Plate Decorated with a Rosette from Turushevy


In the summer of 1927, a shepherd named Andrei and his grandson, Ivanko, found a hoard of silver vessels while searching for one of the village cows that went missing. Ivanko fell into a hole while walking along the edge of a forest near Turushevy (Турушевы). Turushevy, located along the right bank of the Kama River, was then called Turushevo (Турушево) and located in the Omutninskii County (Омутнинский Уезд) of the Viatka Governorate (Вятская Губерния) of the early Russian Soviet Federative Socialist Republic. In this hole, Ivanko found a large silver bucket holding four plates (this one decorated with a rosette, as well as with a royal hunt, a story of Bahrām Gōr, and a cross), two multi-spouted vessels (decorated with an elephant, and different animals), and two torcs (grivnas) (Shmidt 1933, 25; Bortvin 1935, 3-5; Trever and Lukonin 1987, 126). Ivanko and his grandfather decided to give their neighbors, the Shiriaevs, the vessels because they could not find their lost cow. Ivan and Mar’ ia Shiriaev utilized the vessels for several years: the bucket became a pot for boiling pelmeni, the multi-spouted vessel with an elephant held salt, the multi-spouted vessel with different animals held fat, and the dish with the cross joined the icon corner. They cut up the grivnas to make nails for hanging horse equipment (Trever and Lukonin 1987, 126; Bortvin 1935, 6). 

Some years later, the state land department’s housing proprietor noticed these vessels while in the village and notified the local museums, for which he was rewarded (Bortnin 1935, 7). State authorities then collected the vessels and took them to the Sverdlovsk Oblast’ Regional Museum in Ekaterinburg (then, the Ural Oblast’ State Museum in Sverdlovsk). The museum then transferred most of the items, including all four plates and the bucket, to the State Hermitage Museum in 1930. The multi-spouted vessel with different animals (and perhaps also that with the elephant?) was transferred later in 1935. The seven vessels from Turushevy are still in the State Hermitage Museum today; this plate has the number ω-389.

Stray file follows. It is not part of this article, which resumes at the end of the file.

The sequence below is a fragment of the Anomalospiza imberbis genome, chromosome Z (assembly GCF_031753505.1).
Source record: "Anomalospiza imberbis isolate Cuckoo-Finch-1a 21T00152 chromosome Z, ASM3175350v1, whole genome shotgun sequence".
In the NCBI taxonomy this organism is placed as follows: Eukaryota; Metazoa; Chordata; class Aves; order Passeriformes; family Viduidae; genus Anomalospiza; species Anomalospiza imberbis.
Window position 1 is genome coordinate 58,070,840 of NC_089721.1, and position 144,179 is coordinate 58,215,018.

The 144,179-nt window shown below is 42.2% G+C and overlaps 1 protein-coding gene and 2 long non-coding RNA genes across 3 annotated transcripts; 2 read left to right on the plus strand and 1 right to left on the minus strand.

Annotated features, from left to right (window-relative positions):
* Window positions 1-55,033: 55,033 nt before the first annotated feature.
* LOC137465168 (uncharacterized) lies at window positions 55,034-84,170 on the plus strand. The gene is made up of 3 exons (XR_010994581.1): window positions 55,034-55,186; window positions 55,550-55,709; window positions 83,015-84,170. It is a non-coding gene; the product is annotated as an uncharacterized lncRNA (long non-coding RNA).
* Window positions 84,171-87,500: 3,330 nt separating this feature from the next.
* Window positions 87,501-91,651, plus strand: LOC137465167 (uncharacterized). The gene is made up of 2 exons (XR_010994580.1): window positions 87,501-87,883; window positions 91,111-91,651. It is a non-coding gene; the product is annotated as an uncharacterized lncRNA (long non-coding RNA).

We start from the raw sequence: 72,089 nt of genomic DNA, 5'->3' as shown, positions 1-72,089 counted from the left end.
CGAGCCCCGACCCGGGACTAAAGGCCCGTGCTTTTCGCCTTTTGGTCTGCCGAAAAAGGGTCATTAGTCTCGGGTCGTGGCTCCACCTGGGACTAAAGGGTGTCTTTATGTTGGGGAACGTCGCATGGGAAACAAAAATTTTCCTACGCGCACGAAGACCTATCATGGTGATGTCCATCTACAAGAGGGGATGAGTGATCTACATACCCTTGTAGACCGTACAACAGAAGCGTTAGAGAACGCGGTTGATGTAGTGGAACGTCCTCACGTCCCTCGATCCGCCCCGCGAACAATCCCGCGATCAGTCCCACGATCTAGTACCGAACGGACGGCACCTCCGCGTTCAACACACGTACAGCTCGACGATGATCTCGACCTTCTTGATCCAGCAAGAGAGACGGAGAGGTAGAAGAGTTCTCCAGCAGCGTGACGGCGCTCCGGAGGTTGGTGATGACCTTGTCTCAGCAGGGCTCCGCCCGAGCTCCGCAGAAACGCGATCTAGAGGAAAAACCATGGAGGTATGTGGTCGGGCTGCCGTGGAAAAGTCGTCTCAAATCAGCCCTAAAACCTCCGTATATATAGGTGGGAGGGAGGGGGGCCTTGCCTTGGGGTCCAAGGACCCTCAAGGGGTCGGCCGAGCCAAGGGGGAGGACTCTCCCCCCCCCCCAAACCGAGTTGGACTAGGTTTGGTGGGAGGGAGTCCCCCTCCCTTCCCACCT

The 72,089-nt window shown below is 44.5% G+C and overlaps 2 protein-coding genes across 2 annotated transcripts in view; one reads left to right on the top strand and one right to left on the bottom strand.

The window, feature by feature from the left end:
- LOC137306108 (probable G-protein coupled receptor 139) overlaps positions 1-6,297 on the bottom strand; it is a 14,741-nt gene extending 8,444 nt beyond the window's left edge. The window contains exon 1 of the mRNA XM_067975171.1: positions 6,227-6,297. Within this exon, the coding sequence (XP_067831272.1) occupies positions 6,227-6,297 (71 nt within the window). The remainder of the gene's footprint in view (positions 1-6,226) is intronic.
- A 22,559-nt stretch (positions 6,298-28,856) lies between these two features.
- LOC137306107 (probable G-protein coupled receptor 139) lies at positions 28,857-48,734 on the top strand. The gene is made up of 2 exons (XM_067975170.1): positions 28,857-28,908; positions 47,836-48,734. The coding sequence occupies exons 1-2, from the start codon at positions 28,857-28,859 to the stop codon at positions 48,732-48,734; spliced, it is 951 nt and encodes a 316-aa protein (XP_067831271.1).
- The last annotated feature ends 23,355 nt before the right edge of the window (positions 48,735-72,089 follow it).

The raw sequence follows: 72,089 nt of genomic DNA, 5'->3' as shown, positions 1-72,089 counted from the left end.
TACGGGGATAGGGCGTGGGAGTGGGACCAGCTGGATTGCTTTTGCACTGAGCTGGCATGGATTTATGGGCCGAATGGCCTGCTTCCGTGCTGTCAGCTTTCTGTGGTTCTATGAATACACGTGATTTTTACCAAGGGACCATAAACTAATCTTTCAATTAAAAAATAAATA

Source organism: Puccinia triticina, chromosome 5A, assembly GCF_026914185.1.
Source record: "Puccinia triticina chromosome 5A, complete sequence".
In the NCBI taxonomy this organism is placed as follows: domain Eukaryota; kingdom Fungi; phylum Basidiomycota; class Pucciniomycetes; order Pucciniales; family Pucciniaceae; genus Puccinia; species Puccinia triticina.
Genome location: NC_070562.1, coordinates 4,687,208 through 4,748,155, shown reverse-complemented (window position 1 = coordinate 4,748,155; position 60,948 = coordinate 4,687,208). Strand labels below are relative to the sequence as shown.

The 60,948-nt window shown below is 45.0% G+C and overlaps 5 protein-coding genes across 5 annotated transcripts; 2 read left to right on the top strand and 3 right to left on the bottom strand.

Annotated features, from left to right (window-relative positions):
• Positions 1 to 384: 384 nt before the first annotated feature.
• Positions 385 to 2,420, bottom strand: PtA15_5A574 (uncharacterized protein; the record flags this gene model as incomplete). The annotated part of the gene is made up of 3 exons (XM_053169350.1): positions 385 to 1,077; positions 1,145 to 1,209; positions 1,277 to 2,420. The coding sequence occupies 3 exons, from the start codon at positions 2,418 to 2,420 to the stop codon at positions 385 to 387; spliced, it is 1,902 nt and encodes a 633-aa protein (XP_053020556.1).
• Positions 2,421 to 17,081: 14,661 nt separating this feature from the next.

The village of Turushevy is presently located in the Afanas’evskii District (Афанасьевский Район), Kirov Province/Oblast’ (Кировская Область), Russian Federation.

Inscription & Other Marking Notes

Five control stamps– monograms and busts– on the base of the vessel, within a ring inside of the footring. The stamps date the vessel to the early reign of Heraclius (r. 613-629/30) (Dodd 1961, 206). 

Technical Notes

silver / 27.5 cm diameter / 1036.5 g weight

Major Eurasian Silver Publications

*Only mentioned in itemized  lists in K. V. Trever and V. G. Lukonin, Sasanidskoe serebro: sobranie Gosudarstvennogo Ermitazha: khudozhestvenniia kul’tura Irana III-VIII vekov (Moscow: Iskusstvo, 1987), 126; V. P. Darkevich, Khudozhestvennyi metall Vostoka VIII-XIII vv.: proizvedeniia vostochnoi torevtiki na territorii evropeiskoi chasti SSSR i Zaural’ia (Moscow: Nauka, 1976), 10.

Additional Bibliography

Bank, Alice V. Byzantine Art in the Collections of Soviet Museums. New York: H. N. Abrams, 1977.

Bortvin, N. N. “Po sledam vostochnykh karavanov.” Ural’skii Sledopyt 9/1935 (1935): 3-13.

Dodd, Erica Cruikshank. Byzantine Silver Stamps. Washington, D.C.: Dumbarton Oaks, 1961. 

Shmidt, A. V. “Raboty po istorii material’noi kul’tury Urala za 15 let.” Problemy istorii material’noi kul’tury 9-10 (1933): 25.

Image Credits

Featured Image

State Hermitage Museum Website

Page Images

(1) State Hermitage Museum Website

(2) Erica Cruikshank Dodd, Byzantine Silver Stamps (Washington, D.C.: Dumbarton Oaks, 1961), № 72.